Thu, 25 May 2017
Episode No. 290 of The Modern Art Notes Podcast features a previously aired conversation with artist Pipilotti Rist.
This summer, the Museum of Fine Arts Houston will exhibit two immersive installations that are new to its collection: Pipilotti Rist's Pixel Forest and Worry Will Vanish. They go on view on June 11 and will remain up through September 17.
Rist, who is based in Zurich, has been the subject of many single-artist museum exhibitions, especially in the last half-decade. Among the museums to give her shows are the Kunsthaus Zurich, the Leeum, Samsung Museum of Art in Seoul, the Hayward in London, the Wexner in Columbus, MoMA in New York and the Pompidou Center in Paris.
Thu, 18 May 2017
Episode No. 289 of The Modern Art Notes Podcast features artist Nancy Rubins. It was recorded live at the Wexner Center for the Arts at The Ohio State University in Columbus.
Rubins is included in "Grey Matters," an exhibition that opens Friday, May 19 at the Wexner. The show, curated by Michael Goodson, features the work of 37 contemporary women artists who have worked in grisaille. It is on view through July 30. The exhibition includes work by past MAN Podcast guests such as Carol Bove, Vija Celmins, Mickalene Thomas, Julie Mehretu, Mary Reid Kelley, Arlene Shechet, Amy Sillman, Xaviera Simmons and Lorna Simpson.
Rubins' often monumental sculpture amalgamates industrially produced objects into strikingly light, sometimes lyrical objects. Her enormous drawings, of built-up graphite on single sheets of paper often installed across multiple walls, are simultaneously minimal and baroque. Rubins has had solo exhibitions at museums such as the Museum of Contemporary Art San Diego and the Museum of Modern Art, New York. Her public and institutional commissions include the University of Texas in Austin, MCASD, the Museum of Contemporary Art, Los Angeles, the Albright-Knox Art Gallery in Buffalo, and the Université Paris Diderot in France.
Thu, 11 May 2017
Episode No. 288 of The Modern Art Notes Podcast features Kimbell Art Museum director Eric Lee and Menil Collection curator Michelle White.
Lee joins the program to discuss the Kimbell's recent acquisition of a rare Amadeo Modigliani sculpture, Head (c. 1913). Only about 27 Modigliani sculptures survive. Head was a gift from collector Gwendolyn Weiner and is the first modern sculpture in the Kimbell's collection. It is on view now.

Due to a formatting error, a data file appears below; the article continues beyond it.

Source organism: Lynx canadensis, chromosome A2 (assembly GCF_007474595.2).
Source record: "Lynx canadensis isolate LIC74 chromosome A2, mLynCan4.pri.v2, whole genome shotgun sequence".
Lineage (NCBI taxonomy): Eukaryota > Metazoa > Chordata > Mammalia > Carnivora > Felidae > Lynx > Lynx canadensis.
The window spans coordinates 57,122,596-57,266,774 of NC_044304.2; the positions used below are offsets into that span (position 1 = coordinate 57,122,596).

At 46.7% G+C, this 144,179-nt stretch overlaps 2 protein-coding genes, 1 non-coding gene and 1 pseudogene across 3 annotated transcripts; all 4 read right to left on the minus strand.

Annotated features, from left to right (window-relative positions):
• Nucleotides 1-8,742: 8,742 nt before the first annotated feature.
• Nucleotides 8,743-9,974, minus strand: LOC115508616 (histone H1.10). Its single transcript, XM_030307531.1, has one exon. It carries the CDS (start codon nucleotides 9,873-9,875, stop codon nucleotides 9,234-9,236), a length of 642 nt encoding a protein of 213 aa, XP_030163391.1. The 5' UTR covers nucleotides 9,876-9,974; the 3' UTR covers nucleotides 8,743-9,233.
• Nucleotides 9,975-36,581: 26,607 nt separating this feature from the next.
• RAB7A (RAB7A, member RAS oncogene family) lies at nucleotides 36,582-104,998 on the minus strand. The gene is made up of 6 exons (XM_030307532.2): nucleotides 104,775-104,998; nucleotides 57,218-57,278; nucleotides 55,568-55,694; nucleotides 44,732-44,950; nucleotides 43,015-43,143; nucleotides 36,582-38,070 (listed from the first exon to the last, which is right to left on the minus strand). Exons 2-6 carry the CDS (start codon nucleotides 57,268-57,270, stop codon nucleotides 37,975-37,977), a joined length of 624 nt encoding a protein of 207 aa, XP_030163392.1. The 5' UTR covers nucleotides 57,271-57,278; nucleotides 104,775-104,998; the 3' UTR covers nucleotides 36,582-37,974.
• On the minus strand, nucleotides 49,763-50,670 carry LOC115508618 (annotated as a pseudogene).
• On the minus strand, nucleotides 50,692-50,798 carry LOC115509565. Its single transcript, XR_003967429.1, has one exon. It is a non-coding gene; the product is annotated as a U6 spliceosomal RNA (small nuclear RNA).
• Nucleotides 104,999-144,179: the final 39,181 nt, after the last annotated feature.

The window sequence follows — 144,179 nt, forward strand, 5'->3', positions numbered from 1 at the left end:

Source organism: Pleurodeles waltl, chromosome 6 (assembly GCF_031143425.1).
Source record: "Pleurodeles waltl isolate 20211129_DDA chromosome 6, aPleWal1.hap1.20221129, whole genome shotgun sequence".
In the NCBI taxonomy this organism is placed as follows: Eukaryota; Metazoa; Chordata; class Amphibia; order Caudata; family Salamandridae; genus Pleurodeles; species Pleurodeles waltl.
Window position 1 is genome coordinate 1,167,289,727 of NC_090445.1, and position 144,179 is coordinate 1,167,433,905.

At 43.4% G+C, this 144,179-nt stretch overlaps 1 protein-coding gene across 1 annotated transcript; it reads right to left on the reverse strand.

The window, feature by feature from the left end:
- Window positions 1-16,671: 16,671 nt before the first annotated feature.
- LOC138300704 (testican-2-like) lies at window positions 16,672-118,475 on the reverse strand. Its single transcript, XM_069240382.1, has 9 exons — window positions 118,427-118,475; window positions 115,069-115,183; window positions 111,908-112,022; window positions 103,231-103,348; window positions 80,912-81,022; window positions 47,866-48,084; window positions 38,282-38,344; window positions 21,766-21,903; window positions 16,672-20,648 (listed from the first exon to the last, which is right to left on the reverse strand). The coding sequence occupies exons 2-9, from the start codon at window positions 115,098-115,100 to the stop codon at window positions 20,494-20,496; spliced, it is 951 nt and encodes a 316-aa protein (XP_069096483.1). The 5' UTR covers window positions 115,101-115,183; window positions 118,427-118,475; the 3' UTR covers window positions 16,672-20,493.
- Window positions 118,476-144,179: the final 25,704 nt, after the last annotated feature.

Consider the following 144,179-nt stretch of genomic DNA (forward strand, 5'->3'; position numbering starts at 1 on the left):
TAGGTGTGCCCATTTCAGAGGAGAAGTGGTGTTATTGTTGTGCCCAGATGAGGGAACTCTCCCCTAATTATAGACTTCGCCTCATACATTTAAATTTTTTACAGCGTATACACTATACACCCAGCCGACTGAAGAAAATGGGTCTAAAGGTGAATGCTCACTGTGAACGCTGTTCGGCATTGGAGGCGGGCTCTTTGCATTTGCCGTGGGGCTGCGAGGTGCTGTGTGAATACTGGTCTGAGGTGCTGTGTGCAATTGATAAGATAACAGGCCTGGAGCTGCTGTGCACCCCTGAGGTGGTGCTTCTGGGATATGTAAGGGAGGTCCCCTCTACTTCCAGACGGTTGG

Then Michelle White discusses her Menil exhibition "Between Land and Sea: Artists of the Coenties Slip." The show looks at the early work of Chryssa, Robert Indiana, Ellsworth Kelly, Agnes Martin, Lenore Tawney, and Jack Youngerman, all of whom who lived in the Coenties Slip, an East River-adjacent neighborhood set apart from the rest of the Manhattan art world. The exhibition considers moments of communication and influence. It is on view through August 6.
Thu, 4 May 2017
Episode No. 287 of The Modern Art Notes Podcast features historian Kellie Jones and artist Shimon Attie.
This is Jones's second major project about art in Los Angeles during the 1960s and 1970s. She also curated "Now Dig This! Art and Black Los Angeles 1960-1980" for the Hammer Museum in 2011. She was a 2016 recipient of a MacArthur Foundation 'Genius Grant,' and teaches art history at Columbia University.
Among the artists featured in Jones's book who have been featured on The Modern Art Notes Podcast are Melvin Edwards and Betye Saar. Curator and historian Yael Lipschutz came on the program to discuss Noah Purifoy on the occasion of LACMA's 2015 retrospective. Also discussed on this week's program: The extensive digital archive for "Now Dig This!" is maintained by the Hammer Museum.
On the second segment, Shimon Attie discusses two new works on view at the Saint Louis Art Museum: The Crossing, an eight-minute video installation that muses on the global refugee crisis via a group of gamblers playing roulette, and Lost in Space (After Huck) a sculptural installation that uses Mark Twain's famous Huckleberry Finn story to give Americans an empathetic gateway into stories of migration and displacement. They're on view in Saint Louis through June 25.